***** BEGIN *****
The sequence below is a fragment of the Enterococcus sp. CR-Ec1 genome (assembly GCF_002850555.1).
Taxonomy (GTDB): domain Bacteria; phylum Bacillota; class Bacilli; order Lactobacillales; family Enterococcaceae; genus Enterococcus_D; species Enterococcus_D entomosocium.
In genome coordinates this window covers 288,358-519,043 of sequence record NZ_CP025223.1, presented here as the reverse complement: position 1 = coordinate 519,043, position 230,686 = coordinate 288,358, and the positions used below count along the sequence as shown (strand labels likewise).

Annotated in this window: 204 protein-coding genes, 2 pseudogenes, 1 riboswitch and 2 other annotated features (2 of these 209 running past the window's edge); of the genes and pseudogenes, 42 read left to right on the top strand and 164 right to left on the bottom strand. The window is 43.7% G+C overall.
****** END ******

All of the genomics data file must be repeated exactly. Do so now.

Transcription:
The sequence below is a fragment of the Enterococcus sp. CR-Ec1 genome (assembly GCF_002850555.1).
Taxonomy (GTDB): domain Bacteria; phylum Bacillota; class Bacilli; order Lactobacillales; family Enterococcaceae; genus Enterococcus_D; species Enterococcus_D entomosocium.
In genome coordinates this window covers 288,358-519,043 of sequence record NZ_CP025223.1, presented here as the reverse complement: position 1 = coordinate 519,043, position 230,686 = coordinate 288,358, and the positions used below count along the sequence as shown (strand labels likewise).

Annotated in this window: 204 protein-coding genes, 2 pseudogenes, 1 riboswitch and 2 other annotated features (2 of these 209 running past the window's edge); of the genes and pseudogenes, 42 read left to right on the top strand and 164 right to left on the bottom strand. The window is 43.7% G+C overall.